India has no uniform format for compiling medical reports. This allows doctors in different parts to conduct examinations using differing or no standards wrongly conclude that the complaint is unsupported by medical evidence. When the evidence in many cases is inconclusive and it reach damaging conclusions unsupported by the evidence or even rely on outdated stereotypes about rape. High pendency and lack of judges in courts have also played a significant role in the collapse of the criminal justice system. Doctors who examine rape survivors receive little, if any, training on how to conduct a forensic examination and document evidence Unlike many other countries, India does not have a class of forensic nurses or specialized training programs in forensic examination for sexual offences for medical students.

1) It is seen that lady doctors in government hospitals hesitate to give frank medical opinion in rape cases for fear of appearing as a prosecution witness and then being subjected to embarrassing cross examination in the courts of law.

2) Medical examination is not done within the time and when the medical examination is not done reports are not submitted within the time period which further creates procedural delays.

3) Victims who approach health care providers directly often find that doctors are reluctant to examine and treat them unless they have already registered a police complaint, which can discourage or delay them from pursuing treatment.

4) Sometimes the doctor who has examined the victim turns hostile in the court and does not give the accurate statement in favour of the victim this make things worse and victim has to wait long for the justice to come in her way.

5) when forensic evidence is collected without delay, poor methods of collection, storage, and chain of custody of evidence, as well as processing delays, often either render it unusable or result in inconclusive information.

6) Victims are taken for medical examination, sometimes hours or delays, Hospitals entitled to take medico legal cases refuse or delay examination.

7) victim is treated in the most shabby manner by the doctors or medical staff; for lack of proper training.

8) The Medical Examination Report should only contain such information as is directly relevant to determining whether the incident of sexual assault took place, and to what degree.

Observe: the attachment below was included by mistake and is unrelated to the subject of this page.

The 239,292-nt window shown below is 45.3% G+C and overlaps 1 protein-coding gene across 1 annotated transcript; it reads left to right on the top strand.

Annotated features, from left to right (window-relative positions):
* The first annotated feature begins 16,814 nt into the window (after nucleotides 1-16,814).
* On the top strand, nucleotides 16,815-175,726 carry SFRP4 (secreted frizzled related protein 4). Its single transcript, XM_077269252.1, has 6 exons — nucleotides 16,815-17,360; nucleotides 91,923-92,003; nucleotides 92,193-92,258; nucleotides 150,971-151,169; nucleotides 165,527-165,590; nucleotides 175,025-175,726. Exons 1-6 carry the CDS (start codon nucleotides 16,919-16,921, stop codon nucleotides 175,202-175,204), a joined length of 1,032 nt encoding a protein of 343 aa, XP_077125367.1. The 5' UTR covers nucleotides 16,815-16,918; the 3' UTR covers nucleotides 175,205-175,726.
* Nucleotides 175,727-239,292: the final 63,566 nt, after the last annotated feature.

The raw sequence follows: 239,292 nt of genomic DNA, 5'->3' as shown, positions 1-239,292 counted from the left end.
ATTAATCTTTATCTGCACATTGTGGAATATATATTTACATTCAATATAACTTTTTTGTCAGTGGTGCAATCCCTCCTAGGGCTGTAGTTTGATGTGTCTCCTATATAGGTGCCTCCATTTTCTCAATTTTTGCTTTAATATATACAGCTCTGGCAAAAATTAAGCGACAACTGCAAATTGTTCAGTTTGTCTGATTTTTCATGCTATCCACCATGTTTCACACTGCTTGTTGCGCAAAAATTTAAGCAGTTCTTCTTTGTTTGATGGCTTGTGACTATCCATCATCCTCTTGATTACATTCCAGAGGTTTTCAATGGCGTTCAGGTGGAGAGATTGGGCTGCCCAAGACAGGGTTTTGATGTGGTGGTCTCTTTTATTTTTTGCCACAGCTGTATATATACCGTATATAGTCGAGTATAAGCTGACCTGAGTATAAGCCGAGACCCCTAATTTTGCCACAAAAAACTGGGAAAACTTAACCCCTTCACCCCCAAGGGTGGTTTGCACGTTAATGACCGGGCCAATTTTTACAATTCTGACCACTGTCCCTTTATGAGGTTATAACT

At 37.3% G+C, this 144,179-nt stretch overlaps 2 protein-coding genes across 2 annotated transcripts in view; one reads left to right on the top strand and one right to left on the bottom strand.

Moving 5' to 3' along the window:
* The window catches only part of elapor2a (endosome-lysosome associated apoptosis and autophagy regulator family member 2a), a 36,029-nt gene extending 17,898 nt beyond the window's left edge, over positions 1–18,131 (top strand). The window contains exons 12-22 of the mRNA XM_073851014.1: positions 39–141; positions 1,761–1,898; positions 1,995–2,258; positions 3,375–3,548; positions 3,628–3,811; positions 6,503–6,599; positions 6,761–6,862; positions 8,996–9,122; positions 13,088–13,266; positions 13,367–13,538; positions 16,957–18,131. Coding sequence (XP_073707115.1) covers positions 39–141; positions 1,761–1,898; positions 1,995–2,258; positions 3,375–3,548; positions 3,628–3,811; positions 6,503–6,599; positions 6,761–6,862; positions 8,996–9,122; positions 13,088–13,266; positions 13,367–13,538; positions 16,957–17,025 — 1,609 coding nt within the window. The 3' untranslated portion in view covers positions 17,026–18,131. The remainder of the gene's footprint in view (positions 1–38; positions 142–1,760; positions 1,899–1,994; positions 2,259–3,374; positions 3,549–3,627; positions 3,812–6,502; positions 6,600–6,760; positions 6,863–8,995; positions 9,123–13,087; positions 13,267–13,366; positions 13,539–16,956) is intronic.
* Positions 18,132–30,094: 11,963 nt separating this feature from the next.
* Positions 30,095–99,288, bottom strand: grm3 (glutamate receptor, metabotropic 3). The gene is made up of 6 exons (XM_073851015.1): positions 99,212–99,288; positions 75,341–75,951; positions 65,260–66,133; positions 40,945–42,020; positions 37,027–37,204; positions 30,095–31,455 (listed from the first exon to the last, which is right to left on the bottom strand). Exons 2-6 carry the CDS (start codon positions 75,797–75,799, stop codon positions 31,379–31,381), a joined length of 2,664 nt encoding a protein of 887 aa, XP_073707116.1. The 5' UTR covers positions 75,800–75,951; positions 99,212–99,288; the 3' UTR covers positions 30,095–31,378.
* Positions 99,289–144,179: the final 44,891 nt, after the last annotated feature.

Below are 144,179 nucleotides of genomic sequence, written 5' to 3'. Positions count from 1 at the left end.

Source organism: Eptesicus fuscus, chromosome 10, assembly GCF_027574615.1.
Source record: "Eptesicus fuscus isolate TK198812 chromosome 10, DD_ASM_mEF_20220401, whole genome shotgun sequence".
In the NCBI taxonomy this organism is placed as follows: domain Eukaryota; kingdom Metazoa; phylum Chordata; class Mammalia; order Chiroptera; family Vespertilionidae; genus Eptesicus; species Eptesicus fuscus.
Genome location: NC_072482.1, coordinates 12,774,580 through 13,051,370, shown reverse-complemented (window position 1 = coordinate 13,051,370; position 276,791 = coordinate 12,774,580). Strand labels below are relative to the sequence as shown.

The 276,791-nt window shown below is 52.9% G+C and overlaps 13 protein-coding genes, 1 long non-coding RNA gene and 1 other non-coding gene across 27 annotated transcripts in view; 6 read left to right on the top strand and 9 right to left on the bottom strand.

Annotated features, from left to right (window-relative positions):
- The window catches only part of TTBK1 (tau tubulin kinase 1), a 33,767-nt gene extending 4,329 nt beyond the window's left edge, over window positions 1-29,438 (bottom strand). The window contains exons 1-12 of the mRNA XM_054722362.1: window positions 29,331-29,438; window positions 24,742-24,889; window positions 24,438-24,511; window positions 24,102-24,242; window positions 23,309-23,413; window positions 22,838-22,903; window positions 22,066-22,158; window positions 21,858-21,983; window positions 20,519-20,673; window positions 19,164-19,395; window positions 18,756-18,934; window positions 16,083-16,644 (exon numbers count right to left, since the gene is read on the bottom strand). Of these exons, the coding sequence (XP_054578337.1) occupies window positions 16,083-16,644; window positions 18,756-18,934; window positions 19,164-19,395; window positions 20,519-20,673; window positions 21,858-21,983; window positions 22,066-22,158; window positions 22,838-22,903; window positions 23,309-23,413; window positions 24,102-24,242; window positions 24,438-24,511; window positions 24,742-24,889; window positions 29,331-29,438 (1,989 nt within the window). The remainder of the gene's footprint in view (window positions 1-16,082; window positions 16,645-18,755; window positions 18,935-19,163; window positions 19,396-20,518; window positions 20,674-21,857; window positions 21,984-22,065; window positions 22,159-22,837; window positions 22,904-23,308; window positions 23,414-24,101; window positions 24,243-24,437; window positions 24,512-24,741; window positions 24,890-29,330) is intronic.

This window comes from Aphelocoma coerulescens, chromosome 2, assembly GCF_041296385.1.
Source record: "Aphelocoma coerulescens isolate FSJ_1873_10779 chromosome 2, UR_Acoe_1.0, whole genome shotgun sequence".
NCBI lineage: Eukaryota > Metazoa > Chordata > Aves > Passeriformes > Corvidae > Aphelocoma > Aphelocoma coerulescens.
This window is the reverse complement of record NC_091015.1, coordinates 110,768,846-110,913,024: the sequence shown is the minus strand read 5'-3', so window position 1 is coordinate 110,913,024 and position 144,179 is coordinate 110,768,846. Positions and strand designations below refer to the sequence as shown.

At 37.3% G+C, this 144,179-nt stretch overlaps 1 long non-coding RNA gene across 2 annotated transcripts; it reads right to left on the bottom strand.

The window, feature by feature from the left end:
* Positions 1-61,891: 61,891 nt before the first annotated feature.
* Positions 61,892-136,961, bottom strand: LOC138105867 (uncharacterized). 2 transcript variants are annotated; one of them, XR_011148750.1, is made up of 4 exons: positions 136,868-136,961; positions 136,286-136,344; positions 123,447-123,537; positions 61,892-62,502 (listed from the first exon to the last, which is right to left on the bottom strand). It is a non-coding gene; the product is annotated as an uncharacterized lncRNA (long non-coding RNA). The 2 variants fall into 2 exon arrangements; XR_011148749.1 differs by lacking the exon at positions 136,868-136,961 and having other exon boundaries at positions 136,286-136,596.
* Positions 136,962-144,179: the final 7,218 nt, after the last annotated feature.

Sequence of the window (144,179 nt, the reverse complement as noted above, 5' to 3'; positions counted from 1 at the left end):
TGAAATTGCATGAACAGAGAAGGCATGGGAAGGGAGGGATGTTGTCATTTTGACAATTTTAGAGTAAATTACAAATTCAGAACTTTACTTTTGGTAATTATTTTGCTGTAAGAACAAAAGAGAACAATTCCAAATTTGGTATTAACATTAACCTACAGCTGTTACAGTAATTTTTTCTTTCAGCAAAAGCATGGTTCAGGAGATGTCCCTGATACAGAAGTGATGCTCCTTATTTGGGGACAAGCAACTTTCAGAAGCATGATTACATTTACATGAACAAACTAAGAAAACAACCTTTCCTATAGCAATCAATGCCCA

9) As far as possible, the examination is to be conducted by a female medical officer.

10) The two-finger test should be discontinued or at the very least made optional.

11) Evidence so obtained must be stored safely, so as to prevent contamination of evidence.

12) The institution and continuation of a mandatory course on the basics of dealing with survivors of sexual violence, in particular the correct way to conduct medical examinations of such survivors, should be made a pre-requisite for a medical college to obtain accreditation from the Medical Council India.

13) Specialized training programmers should be instituted for medical professionals to sensitize them to the correct manner in proceeding with examinations of victims of sexual violence, without violating the victim’s dignity and privacy.

14) Such specialized training should be made mandatory for all such doctors who are authorized to conduct such medical examinations.

3. Stringent Punishment

India moved to combat widespread cases of rape, an issue which has galvanized public opinion and tarnished the country's international image. On April 4th, the Criminal Laws (Amendment) Act 2013 came into force. Having been adopted by legislators in the month of April. Among other measures, the new laws make the crime of rape punishable by death in some cases, especially if the woman is killed or permanently disabled. One of the most painful and lingering cases is that of the Mumbai nurse Aruna Shanbaug. Sodomised by a cleaner in the hospital where she worked, the 25-year-old was strangled with metal chains and left to die by her attacker, named Sohanlal Bharta Walmiki, on 27 November 1973. She was saved and survives, but barely so. For the past 39 years she has been lying in a hospital bed in a vegetative state, brain dead, unable to recognise anyone, unable to speak, unable to perform even the most basic of tasks. He was not even charged for raping her. Walmiki was given a light seven-year-sentence for robbery and attempted murder. In what can be described as a real travesty of justice, while a brain dead Aruna remains confined to a hospital room, her attacker roams free - out of jail and able to rebuild his life. This case shows the lacuna in the criminal justice system, where the victim is till in coma, where she is suffering every minute and the accused after committing a rape on her was held liable and was punished for just for 7 years and he was walked free. And it is the victim who suffers the entire life.